Published: August 2, 2022 2.16pm BST The Conversation
- Haroro J. IngramSenior Research Fellow at the Program on Extremism, George Washington University
- Andrew MinesResearch Fellow at the Program on Extremism, George Washington University
- Daniel MiltonDirector of Research, United States Military Academy West Point
The views expressed by Dr. Milton are his own and not of the U.S. Military Academy, the Department of the Army, or any other agency of the U.S. Government
Andrew Mines and Haroro J. Ingram do not work for, consult, own shares in or receive funding from any company or organisation that would benefit from this article, and have disclosed no relevant affiliations beyond their academic appointment.
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Ayman al-Zawahri, leader of al-Qaida and a plotter of the 9/11 terrorist attacks, has been killed in a drone strike in the Afghan city of Kabul, according to the U.S. government.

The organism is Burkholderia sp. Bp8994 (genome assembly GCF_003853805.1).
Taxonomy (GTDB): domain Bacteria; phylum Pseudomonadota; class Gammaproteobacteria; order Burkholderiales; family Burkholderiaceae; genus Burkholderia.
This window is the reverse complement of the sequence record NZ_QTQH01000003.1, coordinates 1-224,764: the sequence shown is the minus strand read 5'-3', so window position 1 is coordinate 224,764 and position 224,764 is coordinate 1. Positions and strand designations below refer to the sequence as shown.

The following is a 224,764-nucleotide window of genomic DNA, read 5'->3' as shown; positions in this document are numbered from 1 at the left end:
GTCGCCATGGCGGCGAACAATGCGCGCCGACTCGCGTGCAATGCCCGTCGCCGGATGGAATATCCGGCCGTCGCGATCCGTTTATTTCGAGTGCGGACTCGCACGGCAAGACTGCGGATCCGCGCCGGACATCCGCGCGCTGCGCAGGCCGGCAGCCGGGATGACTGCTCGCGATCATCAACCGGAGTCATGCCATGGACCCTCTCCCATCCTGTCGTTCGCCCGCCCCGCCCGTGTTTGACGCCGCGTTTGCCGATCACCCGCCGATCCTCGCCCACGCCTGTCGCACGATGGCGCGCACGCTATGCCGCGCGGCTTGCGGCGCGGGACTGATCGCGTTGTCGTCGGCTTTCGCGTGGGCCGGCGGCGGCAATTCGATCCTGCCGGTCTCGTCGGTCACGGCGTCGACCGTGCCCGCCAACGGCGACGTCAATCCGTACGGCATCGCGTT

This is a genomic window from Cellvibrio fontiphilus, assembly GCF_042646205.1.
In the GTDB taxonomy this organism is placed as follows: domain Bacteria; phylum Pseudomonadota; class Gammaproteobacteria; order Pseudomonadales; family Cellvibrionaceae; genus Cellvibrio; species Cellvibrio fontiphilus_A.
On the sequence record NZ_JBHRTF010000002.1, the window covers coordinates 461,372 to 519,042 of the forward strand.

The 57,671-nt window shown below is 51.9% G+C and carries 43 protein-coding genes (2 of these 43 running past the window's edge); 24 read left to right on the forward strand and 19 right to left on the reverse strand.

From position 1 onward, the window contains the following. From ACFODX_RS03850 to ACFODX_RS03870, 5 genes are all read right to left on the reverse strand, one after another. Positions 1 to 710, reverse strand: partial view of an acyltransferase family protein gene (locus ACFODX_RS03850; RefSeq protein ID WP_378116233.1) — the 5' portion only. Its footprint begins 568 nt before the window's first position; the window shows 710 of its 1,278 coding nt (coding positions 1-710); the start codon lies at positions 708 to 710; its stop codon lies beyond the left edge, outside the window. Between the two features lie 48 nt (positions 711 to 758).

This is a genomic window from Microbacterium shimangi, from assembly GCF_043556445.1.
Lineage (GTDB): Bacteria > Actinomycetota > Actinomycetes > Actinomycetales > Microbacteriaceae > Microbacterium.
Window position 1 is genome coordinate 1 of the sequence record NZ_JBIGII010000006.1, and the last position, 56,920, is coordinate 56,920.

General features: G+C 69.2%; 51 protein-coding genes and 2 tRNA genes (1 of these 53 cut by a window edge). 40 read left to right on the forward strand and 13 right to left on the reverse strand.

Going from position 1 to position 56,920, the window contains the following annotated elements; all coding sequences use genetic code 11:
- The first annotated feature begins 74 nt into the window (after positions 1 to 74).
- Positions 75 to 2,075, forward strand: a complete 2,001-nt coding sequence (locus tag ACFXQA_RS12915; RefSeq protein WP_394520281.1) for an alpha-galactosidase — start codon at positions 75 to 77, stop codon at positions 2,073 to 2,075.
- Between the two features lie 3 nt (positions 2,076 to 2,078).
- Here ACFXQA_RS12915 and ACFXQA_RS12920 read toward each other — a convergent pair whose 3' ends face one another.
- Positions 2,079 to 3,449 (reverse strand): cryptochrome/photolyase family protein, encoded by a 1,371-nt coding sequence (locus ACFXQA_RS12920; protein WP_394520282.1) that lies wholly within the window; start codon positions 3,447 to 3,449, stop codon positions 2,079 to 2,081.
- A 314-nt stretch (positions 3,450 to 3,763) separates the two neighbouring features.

Al-Zawahri was the the successor to Osama bin Laden and his death marked “one more measure of closure” to the families of those killed in the 2001 atrocities, U.S. President Joe Biden said during televised remarks on Aug. 1, 2022.
The operation came almost a year after American troops exited Afghanistan after decades of fighting there. The Conversation asked Daniel Milton, a terrorism expert at the U.S. Military Academy at West Point, and Haroro J. Ingram and Andrew Mines, research fellows at the George Washington University’s Program on Extremism, to explain the significance of the strike on al-Zawahri and what it says about U.S. counterterrorism efforts in Afghanistan under the Taliban.Tiếp tục đọc “Who was Ayman al-Zawahri? Where does his death leave al-Qaida and what does it say about US counterterrorism?”